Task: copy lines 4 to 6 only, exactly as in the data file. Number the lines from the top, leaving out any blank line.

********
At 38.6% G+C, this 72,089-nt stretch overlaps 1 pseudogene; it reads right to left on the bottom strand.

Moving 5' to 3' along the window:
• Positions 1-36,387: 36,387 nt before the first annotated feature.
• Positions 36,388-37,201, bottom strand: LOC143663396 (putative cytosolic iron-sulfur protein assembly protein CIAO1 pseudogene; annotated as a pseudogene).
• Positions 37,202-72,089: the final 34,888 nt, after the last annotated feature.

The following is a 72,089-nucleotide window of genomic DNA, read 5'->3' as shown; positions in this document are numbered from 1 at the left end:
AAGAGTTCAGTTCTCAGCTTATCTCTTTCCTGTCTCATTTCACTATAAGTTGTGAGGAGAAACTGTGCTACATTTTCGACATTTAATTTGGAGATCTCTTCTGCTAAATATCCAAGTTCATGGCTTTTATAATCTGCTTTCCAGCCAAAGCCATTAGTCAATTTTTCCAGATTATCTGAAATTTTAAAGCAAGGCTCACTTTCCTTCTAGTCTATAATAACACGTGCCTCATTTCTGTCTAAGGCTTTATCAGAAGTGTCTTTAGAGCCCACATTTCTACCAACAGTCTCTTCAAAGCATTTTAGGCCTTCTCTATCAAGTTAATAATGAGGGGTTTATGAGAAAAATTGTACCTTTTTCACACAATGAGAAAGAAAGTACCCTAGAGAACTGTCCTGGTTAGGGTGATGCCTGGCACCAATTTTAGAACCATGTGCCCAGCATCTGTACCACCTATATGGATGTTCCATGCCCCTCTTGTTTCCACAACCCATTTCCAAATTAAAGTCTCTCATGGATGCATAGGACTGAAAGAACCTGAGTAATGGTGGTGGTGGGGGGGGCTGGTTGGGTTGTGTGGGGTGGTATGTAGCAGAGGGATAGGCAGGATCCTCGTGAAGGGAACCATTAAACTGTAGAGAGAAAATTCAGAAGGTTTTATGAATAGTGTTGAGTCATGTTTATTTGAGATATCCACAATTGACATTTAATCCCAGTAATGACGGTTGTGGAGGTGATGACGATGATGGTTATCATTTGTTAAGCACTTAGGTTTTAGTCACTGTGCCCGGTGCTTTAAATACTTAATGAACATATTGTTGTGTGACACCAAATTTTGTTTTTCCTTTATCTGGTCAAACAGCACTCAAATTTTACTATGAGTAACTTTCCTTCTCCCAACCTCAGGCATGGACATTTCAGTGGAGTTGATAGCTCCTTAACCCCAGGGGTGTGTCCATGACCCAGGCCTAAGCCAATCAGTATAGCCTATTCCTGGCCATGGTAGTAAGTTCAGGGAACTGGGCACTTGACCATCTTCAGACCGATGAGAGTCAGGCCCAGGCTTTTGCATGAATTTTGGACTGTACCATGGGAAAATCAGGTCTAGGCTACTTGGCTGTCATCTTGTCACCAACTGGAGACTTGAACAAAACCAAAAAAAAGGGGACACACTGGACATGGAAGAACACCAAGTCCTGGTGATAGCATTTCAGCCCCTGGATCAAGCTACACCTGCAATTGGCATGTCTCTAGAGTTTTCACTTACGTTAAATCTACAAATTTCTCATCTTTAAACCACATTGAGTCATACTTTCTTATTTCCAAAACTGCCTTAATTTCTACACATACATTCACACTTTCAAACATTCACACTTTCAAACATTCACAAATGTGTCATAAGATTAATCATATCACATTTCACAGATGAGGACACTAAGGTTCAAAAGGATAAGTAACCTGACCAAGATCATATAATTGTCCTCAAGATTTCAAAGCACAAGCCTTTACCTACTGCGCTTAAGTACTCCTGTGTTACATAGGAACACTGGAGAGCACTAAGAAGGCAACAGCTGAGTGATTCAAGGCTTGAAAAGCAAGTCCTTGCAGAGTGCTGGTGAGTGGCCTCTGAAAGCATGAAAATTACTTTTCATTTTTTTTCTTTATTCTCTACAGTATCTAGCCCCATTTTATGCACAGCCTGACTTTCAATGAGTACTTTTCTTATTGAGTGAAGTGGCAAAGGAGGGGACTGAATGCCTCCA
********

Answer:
• Positions 36,388-37,201, bottom strand: LOC143663396 (putative cytosolic iron-sulfur protein assembly protein CIAO1 pseudogene; annotated as a pseudogene).
• Positions 37,202-72,089: the final 34,888 nt, after the last annotated feature.

The following is a 72,089-nucleotide window of genomic DNA, read 5'->3' as shown; positions in this document are numbered from 1 at the left end: